A “qualifying portfolio company” is a company: (i) that, at the time of investment, is not a reporting (or foreign-traded) company and not affiliated with another reporting (or foreign-traded) company and therefore must be a private company, (ii) that does not incur leverage in connection with the investment by the private fund and distribute the proceeds of such borrowing to the private fund in exchange for the private fund’s investment and (iii) that is not itself a private fund (i.e., managers of venture capital fund-of-funds will not be able to rely on the venture capital adviser exemption).
Editor: Are private funds also required to provide a prospectus to all their investors as a mutual fund does?
Beber: While there is no requirement that prospective investors in a private fund be provided a prospectus or offering memorandum, it is good (and common industry) practice to do so. A private fund adviser (whether SEC-registered or not) is subject to anti-fraud rules under the Advisers Act that are designed to prevent fraudulent and deceptive practices that may harm current and prospective private fund investors. These anti-fraud rules require a private fund adviser to fully disclose to prospective investors all material risks relating to an investment in a private fund being offered by the adviser as well as all potential material conflicts of interest arising from the activities of the adviser and/or its affiliates. It has become established industry practice for a private fund manager to satisfy these obligations via appropriate disclosure in a private fund’s offering memorandum.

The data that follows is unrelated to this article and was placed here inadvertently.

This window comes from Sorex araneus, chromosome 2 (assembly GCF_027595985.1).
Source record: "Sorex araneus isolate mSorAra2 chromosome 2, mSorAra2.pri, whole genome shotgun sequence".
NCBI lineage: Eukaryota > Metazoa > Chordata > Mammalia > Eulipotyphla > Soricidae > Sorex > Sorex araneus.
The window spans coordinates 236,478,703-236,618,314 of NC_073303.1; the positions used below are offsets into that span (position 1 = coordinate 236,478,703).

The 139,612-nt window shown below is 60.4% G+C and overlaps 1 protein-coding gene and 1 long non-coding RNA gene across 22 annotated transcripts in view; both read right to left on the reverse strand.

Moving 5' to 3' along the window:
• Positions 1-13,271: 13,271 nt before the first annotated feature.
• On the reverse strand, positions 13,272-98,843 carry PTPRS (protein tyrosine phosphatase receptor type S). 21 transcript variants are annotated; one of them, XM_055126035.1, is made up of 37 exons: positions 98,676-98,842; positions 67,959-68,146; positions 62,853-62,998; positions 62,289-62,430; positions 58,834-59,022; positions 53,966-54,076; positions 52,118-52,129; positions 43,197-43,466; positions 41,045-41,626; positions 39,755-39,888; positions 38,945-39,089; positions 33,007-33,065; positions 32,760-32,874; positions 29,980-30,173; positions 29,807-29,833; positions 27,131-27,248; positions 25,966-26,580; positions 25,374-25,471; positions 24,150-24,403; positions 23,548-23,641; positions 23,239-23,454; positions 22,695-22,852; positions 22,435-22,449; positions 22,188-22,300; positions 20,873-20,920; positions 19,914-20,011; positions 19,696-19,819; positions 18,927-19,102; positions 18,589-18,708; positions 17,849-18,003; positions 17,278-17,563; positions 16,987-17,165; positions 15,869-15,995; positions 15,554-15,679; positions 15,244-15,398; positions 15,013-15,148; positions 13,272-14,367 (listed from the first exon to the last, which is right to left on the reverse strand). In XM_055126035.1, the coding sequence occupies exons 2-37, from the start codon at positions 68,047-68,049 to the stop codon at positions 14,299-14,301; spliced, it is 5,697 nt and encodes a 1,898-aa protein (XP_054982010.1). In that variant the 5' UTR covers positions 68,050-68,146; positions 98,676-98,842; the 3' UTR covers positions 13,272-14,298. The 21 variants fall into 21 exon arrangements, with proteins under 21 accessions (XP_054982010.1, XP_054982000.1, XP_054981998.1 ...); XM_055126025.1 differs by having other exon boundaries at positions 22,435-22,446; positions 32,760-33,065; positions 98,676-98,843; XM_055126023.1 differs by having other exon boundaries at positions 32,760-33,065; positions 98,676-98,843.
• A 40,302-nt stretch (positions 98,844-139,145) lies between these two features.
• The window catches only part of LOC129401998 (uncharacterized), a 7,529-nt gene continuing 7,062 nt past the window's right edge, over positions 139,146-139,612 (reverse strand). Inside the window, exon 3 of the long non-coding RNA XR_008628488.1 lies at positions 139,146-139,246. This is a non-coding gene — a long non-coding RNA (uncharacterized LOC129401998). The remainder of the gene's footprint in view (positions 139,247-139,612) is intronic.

Editor: What restrictions are placed on investment advisers as regards advertising, such as performance results?
Beber: Advisers Act Rule 206(4)-1 and SEC interpretations of this rule prohibit registered investment advisers from engaging in a variety of advertising practices, including the following: (i) referring to any testimonials regarding the registered investment adviser; (ii) disclosure of past specific securities recommendations (e.g., portfolio company investments) that were or would have been profitable without disclosing all past recommendations or investments made by the registered investment adviser over the course of the prior one-year period (i.e., no “cherry picking” allowed); and (iii) providing clients or investors with a track record of the registered investment adviser’s performance unless all returns are calculated net of investment advisory fees, performance fees (including carried interest) and expenses. While these rules “technically” apply only to registered investment advisers, unregistered advisers should be aware that the anti-fraud rules apply to all investment advisers, and non-compliance with the referenced rules can be potentially problematic.